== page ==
Teachings of a Child
by Hal Evan Caplan
November 9, 2013
My son is my teacher and even though he is getting older, the lessons still just pour in. Long ago I tried to figure out when the lessons would come my way, but these days, I let them just happen when they happen. He is really good about nonchalantly starting the lessons. Many times I don't even see that I am in the middle of them until it's the end and caught off guard. That is why he is my teacher.
For vacation this year we visited the beach community of Pensacola, Florida. The beaches were beautiful and we had a blast. My mom fly into the Pensacola airport and we drove from Birmingham, which is about a four hour trek from our house. A pleasant surprised occurred when we arrived. I was able to see old friends of the family, who happen to live in Pensacola and we were able to spend some good quality time with them over a several day period.
One of the outings was a day at the beach. The waves happen to be a good size due to the fact that there was a storm somewhere way out in the Gulf of Mexico. My teacher saw some beach goers catching waves and frolicking in the white wash of the crumbling waves. Because of this, he was all about learning how to body board, especially since I had expressed that I actually knew how to surf and body board from my college days of living in Southern California. That being said, I was confident that I could teach him how to ride the waves into shore.
If you are not familiar with body boarding, it's similar to surfing. When one surfs, the goal is to stand on the board and ride the waves; however, the body board is a stiff foam based board that is about the size of your torso and one actually lays down on the board will catching waves to ride.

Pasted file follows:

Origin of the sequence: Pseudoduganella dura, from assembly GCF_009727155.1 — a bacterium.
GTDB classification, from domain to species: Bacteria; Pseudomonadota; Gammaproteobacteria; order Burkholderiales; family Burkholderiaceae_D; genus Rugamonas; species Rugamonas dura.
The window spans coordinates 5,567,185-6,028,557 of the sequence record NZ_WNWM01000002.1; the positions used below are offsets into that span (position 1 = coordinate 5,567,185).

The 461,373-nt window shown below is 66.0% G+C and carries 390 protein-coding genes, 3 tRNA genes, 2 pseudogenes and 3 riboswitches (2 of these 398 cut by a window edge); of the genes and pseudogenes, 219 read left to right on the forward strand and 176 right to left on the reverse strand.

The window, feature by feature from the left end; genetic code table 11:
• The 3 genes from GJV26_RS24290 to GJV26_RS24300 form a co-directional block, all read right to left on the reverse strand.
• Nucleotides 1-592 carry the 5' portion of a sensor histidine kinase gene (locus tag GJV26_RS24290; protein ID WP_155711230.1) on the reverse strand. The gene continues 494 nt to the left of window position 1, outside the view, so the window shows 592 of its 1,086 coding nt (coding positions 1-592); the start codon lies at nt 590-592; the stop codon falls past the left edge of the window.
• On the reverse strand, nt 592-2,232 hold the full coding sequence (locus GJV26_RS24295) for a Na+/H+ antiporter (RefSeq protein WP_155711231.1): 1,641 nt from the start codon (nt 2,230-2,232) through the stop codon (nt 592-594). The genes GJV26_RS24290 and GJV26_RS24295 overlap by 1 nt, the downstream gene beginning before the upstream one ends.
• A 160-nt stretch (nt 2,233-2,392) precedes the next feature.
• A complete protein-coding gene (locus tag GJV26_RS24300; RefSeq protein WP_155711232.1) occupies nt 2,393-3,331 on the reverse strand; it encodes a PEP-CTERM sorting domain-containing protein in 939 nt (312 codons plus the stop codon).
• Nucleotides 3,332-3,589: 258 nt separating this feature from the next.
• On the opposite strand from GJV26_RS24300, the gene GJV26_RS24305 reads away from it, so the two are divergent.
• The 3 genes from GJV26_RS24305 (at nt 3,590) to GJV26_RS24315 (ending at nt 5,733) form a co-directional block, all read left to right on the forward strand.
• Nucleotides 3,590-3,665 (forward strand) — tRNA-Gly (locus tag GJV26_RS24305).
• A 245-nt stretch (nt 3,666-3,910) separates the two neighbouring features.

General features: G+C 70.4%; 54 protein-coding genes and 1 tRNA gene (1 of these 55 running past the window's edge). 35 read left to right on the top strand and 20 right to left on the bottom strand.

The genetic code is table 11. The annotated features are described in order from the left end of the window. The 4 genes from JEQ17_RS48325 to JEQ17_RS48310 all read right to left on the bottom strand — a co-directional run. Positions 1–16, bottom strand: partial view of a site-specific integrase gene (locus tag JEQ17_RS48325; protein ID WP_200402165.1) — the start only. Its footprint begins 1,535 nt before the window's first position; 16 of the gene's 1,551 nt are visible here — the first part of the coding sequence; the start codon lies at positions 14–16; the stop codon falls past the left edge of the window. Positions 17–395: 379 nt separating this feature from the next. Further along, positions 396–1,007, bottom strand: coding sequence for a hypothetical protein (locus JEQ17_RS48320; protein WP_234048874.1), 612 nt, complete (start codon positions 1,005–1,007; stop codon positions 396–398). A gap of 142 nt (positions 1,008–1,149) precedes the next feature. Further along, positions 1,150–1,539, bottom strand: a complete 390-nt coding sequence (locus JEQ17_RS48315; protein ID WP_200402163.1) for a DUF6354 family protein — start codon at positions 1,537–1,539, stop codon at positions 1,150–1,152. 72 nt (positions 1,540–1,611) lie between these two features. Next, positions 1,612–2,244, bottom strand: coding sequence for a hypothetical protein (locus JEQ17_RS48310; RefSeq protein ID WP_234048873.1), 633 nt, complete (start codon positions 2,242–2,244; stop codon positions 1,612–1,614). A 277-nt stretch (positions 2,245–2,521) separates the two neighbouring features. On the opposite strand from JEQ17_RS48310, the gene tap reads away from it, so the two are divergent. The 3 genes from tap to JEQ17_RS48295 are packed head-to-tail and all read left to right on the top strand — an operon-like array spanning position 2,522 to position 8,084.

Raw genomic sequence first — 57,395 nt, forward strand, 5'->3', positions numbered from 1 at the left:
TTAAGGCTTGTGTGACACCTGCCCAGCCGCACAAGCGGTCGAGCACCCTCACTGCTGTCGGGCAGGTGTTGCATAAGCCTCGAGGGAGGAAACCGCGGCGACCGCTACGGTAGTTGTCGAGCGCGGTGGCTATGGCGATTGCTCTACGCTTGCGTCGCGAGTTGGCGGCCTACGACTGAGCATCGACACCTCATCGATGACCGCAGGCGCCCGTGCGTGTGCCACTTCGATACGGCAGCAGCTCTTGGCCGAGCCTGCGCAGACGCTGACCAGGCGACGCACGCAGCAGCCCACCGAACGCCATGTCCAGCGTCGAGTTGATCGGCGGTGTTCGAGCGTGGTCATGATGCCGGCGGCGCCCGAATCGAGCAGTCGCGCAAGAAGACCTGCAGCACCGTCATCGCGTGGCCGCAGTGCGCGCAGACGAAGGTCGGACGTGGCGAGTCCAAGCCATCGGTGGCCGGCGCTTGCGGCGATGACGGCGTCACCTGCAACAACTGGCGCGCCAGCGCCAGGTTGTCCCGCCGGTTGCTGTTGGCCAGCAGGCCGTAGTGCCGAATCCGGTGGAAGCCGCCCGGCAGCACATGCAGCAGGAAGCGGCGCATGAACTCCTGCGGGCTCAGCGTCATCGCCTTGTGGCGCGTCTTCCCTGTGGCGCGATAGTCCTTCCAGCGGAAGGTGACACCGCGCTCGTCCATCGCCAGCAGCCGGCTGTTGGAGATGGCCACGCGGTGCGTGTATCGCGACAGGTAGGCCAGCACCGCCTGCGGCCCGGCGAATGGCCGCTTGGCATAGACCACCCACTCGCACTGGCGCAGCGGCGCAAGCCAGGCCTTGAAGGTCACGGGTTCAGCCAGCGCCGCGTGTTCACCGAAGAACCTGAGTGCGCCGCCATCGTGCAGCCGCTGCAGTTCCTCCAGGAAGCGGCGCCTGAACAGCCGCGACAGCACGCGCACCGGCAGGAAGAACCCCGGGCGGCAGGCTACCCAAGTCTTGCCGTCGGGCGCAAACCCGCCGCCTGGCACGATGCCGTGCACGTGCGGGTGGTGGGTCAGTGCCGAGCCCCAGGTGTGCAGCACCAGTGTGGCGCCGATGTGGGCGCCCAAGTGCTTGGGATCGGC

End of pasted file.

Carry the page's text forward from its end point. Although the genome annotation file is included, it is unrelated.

My teacher was nervous with the fact that the waves appeared to be bigger than normal. Even though they appeared to be bigger, the waves white wash was close to shore and that is what he was going to be riding, so I was okay with it. The white wash portion of the wave is when the wave has peaked in height and starts to "crumble" forward.
My teacher and I went out the sand bar together and I explained the art of catching waves to him. Once a wave, white wash actually, appeared and got into range he began to kick like he had a motor attached to his feet. Just as the white wash got close enough, I would push him in hopes that he would actually get going and ride the wave.
And boy did he ever catch waves. I would her him screaming with excitement each time he rode one in all the way to the beach. He and I were out in the ocean for hours at a time, literally. I mean in the water from the sand bar to the edge of the beach and back out to the sand bar each time we caught a wave for hours at a time. During his go at it, I was always right there where he was, so he had the comfort of me being there for him if he needed it.
One of the times when my teacher caught a wave, I stood and watched him ride it into shore and, just like that, a big wave hit me from behind and knocked off my hat and sun glasses. My most favorite sun glasses, mind you. I have had those sunglasses since my snowboard instructor days some 13 years earlier. The baseball cap I could care less about since I have so many, but its purpose blocked my head from the sun. I frantically began to look, as best I could, for my lost items.